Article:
[i7] if item is in (noncontainer)

I ran into a problem while determining whether something was “in” scenery. This is a bit of sloppy coding on my part, by not defining the scenery as a container (“now circuit board is in the recess” is more natural grammar than “now circuit board is part of the recess,” for instance,) but I ran into some confusion beyond then.

I originally expected the following code to say “yay” twice. But it only says “yay” once. It seems like there should be a way to detect that the whosit is in the nonscen-box, and if not, would it be helpful for Inform to throw an error or warning that I’m doing something wrong?

[code]“inscen” by Andrew Schultz

room 1 is a room.

the scen-box is scenery container. the nonscen-box is scenery. the whatsit is a thing. the whosit is a thing.

when play begins:
now whosit is in nonscen-box;
now whatsit is in scen-box.

every turn:
say “[if whosit is in nonscen-box]Yay, whosit is in nonscen-box[else]Boo[end if].”;
say “[if nonscen-box contains whosit]Yay, whosit is in nonscen-box[else]Boo[end if].”;
say “[if whatsit is in scen-box]Yay, whatsit is in scen-box[else]Boo[end if].”;
say “[if scen-box contains whatsit]Yay, whatsit is in scen-box[else]Boo[end if].”;

SHOWME NONSCEN-BOX in fact shows that the nonscen-box contains the whosit. However, the first test fails.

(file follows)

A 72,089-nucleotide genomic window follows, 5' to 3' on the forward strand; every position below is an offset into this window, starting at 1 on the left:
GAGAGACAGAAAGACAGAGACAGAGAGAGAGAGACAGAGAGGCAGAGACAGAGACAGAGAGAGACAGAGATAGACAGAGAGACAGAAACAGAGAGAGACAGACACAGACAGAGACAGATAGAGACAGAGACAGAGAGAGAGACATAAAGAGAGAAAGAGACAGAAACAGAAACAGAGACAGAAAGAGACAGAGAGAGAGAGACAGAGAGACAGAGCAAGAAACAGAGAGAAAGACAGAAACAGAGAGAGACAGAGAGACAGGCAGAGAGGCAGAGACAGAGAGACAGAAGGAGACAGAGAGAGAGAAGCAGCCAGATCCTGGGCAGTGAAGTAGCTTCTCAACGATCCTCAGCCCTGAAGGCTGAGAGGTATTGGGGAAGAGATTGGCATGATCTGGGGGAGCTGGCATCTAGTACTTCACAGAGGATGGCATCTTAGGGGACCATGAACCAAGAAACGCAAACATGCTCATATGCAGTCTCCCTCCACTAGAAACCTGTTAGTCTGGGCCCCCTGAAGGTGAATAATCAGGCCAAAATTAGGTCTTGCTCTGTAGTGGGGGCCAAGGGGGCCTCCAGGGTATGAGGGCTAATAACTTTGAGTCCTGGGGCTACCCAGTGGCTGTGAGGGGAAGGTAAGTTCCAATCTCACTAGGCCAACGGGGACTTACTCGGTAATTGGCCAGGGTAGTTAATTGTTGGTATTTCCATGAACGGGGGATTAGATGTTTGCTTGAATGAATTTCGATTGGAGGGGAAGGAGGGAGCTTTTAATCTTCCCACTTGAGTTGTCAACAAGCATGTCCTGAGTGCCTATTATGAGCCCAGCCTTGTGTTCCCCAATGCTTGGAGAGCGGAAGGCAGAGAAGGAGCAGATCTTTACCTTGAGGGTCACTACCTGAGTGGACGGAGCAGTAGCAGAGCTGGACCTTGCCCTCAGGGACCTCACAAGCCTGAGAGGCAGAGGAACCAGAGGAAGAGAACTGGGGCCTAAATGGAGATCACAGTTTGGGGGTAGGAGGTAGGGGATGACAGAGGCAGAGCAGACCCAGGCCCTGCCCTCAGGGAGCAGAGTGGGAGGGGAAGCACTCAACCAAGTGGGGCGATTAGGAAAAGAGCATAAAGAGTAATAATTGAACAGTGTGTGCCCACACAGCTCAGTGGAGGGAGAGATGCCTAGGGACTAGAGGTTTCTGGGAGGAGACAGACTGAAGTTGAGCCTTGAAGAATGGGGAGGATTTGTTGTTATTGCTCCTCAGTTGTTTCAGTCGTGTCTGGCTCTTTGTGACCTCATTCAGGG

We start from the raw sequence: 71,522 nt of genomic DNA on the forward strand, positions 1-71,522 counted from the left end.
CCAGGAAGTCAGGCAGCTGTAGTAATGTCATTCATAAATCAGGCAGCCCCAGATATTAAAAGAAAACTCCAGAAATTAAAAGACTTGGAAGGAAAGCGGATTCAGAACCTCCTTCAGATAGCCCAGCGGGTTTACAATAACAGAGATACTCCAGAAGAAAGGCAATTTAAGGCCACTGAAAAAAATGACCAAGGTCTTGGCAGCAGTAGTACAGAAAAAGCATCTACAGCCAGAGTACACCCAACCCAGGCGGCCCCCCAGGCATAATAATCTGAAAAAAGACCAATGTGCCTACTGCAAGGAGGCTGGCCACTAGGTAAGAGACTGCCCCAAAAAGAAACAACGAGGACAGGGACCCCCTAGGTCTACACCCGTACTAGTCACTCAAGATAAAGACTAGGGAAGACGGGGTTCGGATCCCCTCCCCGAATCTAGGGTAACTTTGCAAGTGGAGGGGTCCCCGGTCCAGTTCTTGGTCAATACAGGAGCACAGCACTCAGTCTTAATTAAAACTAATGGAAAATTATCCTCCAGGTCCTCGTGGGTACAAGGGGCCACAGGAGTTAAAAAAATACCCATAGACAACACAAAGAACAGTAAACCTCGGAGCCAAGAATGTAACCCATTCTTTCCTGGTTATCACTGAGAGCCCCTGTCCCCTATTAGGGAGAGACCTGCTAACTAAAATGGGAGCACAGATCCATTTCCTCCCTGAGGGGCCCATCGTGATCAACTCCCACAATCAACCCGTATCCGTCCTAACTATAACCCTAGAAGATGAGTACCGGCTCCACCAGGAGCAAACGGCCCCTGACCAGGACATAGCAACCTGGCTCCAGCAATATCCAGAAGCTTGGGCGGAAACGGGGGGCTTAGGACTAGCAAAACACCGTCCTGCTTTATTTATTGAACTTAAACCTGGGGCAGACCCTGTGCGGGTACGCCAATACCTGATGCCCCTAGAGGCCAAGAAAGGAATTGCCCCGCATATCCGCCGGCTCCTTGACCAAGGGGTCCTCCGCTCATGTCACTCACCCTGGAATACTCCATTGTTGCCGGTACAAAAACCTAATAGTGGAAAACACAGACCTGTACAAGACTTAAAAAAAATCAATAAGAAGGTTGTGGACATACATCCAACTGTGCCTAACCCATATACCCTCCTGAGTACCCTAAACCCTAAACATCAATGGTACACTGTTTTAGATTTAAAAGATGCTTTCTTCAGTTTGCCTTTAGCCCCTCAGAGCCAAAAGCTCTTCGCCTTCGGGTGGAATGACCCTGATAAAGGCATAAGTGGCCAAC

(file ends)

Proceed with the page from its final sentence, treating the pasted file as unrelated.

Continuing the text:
(Note: I also realized I could also say now whosit is part of the nonscen-box and test for that. So it’s good to have Inform allowing multiple ways to work, but I’m still wondering about this case I found which has me confused, whether I’m missing the right phrase or Inform is missing some error checking, or something else is happening.)


The problem is that the whosit is not actually “in” the nonscen-box, as that isn’t a container and thus cannot contain things. If you define it to be a container the problem should go away.

That sounds good, but then, why is it shown as in it with SHOWME? And why doesn’t Inform catch this? By definition, a non-container can’t contain things, but from Inform’s debugging tools, it sort of seems to.

This is sort of nitpicking, but I’m curious as to whether Inform should catch this logic slip, because it has caught when I’ve tried to use properties a certain object type doesn’t have. And if not, it’s definitely frustrating for the programmer to understand they’ve made a mistake.

Try “if whosit is enclosed by nonscen-box”. My understanding (which could be way off) is that being in or on are both the same thing (parent-child relation in the object tree) and the parent’s kind decides which one it actually is. Because the nonscen-box is not a kind that usually contains anything, none of the other relations are true except enclosure which tests for “is child of” in general.

You’re allowed to put whosit in nonscen-box because you might want to define your own relation, like being under or next to or whatever.

Oh, wow, thanks! I forgot about enclosing. I’d used it for people and locations, but not this (more obvious) case.

Thanks for the further explanation, too. It made things click.